Research Linking Neighborhood Deprivation to Increased Cardiovascular Risk Earns International Recognition

By | October 22, 2016

CHRP researchers Jarrod Dalton, Adam Perzynski, and Neal Dawson, working in collaboration with experts in health policy, internal medicine, and social work across the Clinical and Translational Science Collaborative of Cleveland gave a plenary presentation of their work at a “Top-Rated Abstracts” session of the Society for Medical Decision Making’s 38th Annual North American Meeting in Vancouver, Canada. “Neighborhood Socioeconomic Status and Major Atherosclerotic Event Rates: An Analysis of Geocoded Electronic Health Data” identifies substantial geographic variation in various socioeconomic measures related to risk for and prevention of atherosclerotic cardiovascular disease.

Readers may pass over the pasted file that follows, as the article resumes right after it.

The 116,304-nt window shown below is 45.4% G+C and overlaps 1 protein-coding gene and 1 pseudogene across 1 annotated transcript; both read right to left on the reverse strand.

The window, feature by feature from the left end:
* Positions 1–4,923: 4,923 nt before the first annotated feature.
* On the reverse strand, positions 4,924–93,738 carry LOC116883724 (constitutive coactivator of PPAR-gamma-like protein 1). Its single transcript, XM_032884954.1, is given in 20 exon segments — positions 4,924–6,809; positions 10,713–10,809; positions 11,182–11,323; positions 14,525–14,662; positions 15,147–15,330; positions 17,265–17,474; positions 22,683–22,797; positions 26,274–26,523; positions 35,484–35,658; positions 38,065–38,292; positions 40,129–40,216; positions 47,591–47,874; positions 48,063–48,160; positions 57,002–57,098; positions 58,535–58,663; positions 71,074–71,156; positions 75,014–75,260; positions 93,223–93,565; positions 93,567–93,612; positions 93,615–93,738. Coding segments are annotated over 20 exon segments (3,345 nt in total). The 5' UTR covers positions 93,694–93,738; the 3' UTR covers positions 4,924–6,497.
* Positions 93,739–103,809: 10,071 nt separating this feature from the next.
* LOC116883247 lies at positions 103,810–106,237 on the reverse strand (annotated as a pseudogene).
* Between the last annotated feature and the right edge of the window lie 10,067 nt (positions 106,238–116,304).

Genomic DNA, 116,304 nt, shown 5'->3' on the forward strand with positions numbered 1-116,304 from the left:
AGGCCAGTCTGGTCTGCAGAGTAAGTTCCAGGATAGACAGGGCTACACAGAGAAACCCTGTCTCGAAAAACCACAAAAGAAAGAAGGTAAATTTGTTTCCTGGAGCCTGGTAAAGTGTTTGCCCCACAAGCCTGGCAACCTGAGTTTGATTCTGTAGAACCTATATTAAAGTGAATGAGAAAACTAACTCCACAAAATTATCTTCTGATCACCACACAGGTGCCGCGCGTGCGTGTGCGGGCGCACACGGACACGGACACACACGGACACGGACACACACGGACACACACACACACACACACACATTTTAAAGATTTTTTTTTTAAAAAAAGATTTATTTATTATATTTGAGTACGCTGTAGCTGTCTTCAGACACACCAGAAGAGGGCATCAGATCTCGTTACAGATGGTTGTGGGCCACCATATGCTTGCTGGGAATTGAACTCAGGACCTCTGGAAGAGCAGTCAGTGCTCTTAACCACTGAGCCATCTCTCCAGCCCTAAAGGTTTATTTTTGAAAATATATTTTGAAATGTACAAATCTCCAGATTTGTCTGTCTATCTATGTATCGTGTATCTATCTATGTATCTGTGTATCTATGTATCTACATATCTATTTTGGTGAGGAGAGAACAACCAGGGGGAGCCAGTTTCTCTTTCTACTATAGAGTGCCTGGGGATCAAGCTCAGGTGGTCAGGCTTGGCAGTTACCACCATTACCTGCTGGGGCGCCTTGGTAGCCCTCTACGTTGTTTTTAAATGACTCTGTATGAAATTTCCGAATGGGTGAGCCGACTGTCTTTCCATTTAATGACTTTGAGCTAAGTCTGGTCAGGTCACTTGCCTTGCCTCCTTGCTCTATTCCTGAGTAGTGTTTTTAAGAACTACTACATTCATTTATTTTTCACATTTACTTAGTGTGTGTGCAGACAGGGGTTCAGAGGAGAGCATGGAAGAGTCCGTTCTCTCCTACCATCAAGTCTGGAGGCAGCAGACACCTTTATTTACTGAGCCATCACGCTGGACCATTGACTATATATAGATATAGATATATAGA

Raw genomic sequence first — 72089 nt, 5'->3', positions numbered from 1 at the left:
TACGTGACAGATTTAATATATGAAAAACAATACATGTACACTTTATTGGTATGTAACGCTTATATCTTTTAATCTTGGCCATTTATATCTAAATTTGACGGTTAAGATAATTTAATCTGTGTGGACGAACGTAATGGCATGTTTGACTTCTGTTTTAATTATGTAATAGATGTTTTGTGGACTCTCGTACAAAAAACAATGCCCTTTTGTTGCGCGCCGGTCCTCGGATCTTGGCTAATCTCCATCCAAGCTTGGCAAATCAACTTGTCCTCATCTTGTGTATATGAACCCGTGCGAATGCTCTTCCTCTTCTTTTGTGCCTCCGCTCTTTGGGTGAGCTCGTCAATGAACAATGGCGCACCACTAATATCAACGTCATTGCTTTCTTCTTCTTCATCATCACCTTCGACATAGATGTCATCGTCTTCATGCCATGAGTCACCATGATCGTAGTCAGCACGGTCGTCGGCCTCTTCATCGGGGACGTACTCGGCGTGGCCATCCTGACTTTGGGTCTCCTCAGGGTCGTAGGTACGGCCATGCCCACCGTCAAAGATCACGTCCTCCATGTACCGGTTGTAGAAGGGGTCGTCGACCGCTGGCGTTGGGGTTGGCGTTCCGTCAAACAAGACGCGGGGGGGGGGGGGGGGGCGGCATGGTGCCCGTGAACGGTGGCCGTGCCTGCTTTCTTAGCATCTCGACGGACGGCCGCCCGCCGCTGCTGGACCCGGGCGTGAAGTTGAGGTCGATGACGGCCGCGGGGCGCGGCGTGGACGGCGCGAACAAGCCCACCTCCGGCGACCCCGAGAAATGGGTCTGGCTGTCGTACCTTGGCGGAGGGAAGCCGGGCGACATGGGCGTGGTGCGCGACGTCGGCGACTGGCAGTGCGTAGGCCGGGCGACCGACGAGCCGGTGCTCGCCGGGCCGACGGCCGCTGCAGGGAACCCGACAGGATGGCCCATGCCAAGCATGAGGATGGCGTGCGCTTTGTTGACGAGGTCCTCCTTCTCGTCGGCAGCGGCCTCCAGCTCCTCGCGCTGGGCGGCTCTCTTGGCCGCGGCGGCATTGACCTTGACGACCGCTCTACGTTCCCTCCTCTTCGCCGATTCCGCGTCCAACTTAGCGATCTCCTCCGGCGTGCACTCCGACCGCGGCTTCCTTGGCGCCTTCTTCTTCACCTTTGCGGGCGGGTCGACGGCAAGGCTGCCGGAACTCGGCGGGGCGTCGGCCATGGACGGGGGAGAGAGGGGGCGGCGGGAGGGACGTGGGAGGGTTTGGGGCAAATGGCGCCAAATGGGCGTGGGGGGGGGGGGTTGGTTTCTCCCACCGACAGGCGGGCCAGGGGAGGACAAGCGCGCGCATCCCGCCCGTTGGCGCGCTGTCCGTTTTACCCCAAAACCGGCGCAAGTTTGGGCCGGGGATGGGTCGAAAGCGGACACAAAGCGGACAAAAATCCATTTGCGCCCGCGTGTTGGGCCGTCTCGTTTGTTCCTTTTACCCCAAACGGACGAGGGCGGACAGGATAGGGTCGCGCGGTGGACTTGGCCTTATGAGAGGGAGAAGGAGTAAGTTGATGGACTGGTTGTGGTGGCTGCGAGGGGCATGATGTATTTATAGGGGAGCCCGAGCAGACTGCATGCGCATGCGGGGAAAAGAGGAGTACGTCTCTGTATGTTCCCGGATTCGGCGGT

The researchers found substantial geographic variation atherosclerotic cardiovascular disease (ASCVD) event risk that mirrored variation in neighborhood deprivation (defined according to census-tract-level characteristics such as median income, percent on Medicaid, etc.). And they found that neighborhood deprivation was more powerfully associated with neighborhood-level variations in ASCVD event rates than a popular clinical measure by the American College of Cardiology and American Heart Association known as the Pooled Cohort Equations Risk Index. The results suggest that socioeconomic aspects need to be incorporated into risk-based decision-making for primary prevention of ASCVD.